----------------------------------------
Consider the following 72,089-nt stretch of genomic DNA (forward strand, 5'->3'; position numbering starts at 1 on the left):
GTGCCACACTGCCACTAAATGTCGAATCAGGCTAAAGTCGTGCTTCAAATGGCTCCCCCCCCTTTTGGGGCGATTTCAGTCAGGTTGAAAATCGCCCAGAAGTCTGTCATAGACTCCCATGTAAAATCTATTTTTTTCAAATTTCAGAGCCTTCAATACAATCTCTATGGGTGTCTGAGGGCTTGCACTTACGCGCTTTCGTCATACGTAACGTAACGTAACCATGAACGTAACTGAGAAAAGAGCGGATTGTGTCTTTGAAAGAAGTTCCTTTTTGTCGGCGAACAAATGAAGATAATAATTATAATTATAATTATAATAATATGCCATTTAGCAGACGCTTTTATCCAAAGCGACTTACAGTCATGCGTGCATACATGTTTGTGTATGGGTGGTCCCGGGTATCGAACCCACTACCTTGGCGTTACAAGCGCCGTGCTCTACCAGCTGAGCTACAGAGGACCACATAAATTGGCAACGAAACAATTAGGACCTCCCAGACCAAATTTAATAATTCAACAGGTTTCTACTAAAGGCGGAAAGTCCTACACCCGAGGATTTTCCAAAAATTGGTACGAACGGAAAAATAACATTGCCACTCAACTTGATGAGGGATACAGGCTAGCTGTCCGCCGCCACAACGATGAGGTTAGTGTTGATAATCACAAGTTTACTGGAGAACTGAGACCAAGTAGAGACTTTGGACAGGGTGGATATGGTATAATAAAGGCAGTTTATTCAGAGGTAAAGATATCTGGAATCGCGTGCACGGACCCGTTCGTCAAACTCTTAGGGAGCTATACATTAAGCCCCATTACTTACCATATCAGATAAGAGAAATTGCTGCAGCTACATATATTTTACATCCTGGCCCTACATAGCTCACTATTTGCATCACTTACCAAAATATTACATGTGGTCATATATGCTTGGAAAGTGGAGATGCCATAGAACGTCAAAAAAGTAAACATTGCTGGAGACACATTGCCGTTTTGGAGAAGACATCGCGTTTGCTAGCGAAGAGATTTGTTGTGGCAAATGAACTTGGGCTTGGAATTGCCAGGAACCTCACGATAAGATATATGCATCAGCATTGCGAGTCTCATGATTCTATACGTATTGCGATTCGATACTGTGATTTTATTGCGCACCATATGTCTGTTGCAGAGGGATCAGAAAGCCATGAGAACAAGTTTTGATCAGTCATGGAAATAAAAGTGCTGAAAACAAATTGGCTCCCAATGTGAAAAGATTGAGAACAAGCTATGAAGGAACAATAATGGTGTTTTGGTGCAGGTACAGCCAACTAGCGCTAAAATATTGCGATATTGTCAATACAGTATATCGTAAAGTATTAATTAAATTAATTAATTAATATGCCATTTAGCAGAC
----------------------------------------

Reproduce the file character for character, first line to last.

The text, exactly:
Consider the following 72,089-nt stretch of genomic DNA (forward strand, 5'->3'; position numbering starts at 1 on the left):
GTGCCACACTGCCACTAAATGTCGAATCAGGCTAAAGTCGTGCTTCAAATGGCTCCCCCCCCTTTTGGGGCGATTTCAGTCAGGTTGAAAATCGCCCAGAAGTCTGTCATAGACTCCCATGTAAAATCTATTTTTTTCAAATTTCAGAGCCTTCAATACAATCTCTATGGGTGTCTGAGGGCTTGCACTTACGCGCTTTCGTCATACGTAACGTAACGTAACCATGAACGTAACTGAGAAAAGAGCGGATTGTGTCTTTGAAAGAAGTTCCTTTTTGTCGGCGAACAAATGAAGATAATAATTATAATTATAATTATAATAATATGCCATTTAGCAGACGCTTTTATCCAAAGCGACTTACAGTCATGCGTGCATACATGTTTGTGTATGGGTGGTCCCGGGTATCGAACCCACTACCTTGGCGTTACAAGCGCCGTGCTCTACCAGCTGAGCTACAGAGGACCACATAAATTGGCAACGAAACAATTAGGACCTCCCAGACCAAATTTAATAATTCAACAGGTTTCTACTAAAGGCGGAAAGTCCTACACCCGAGGATTTTCCAAAAATTGGTACGAACGGAAAAATAACATTGCCACTCAACTTGATGAGGGATACAGGCTAGCTGTCCGCCGCCACAACGATGAGGTTAGTGTTGATAATCACAAGTTTACTGGAGAACTGAGACCAAGTAGAGACTTTGGACAGGGTGGATATGGTATAATAAAGGCAGTTTATTCAGAGGTAAAGATATCTGGAATCGCGTGCACGGACCCGTTCGTCAAACTCTTAGGGAGCTATACATTAAGCCCCATTACTTACCATATCAGATAAGAGAAATTGCTGCAGCTACATATATTTTACATCCTGGCCCTACATAGCTCACTATTTGCATCACTTACCAAAATATTACATGTGGTCATATATGCTTGGAAAGTGGAGATGCCATAGAACGTCAAAAAAGTAAACATTGCTGGAGACACATTGCCGTTTTGGAGAAGACATCGCGTTTGCTAGCGAAGAGATTTGTTGTGGCAAATGAACTTGGGCTTGGAATTGCCAGGAACCTCACGATAAGATATATGCATCAGCATTGCGAGTCTCATGATTCTATACGTATTGCGATTCGATACTGTGATTTTATTGCGCACCATATGTCTGTTGCAGAGGGATCAGAAAGCCATGAGAACAAGTTTTGATCAGTCATGGAAATAAAAGTGCTGAAAACAAATTGGCTCCCAATGTGAAAAGATTGAGAACAAGCTATGAAGGAACAATAATGGTGTTTTGGTGCAGGTACAGCCAACTAGCGCTAAAATATTGCGATATTGTCAATACAGTATATCGTAAAGTATTAATTAAATTAATTAATTAATATGCCATTTAGCAGAC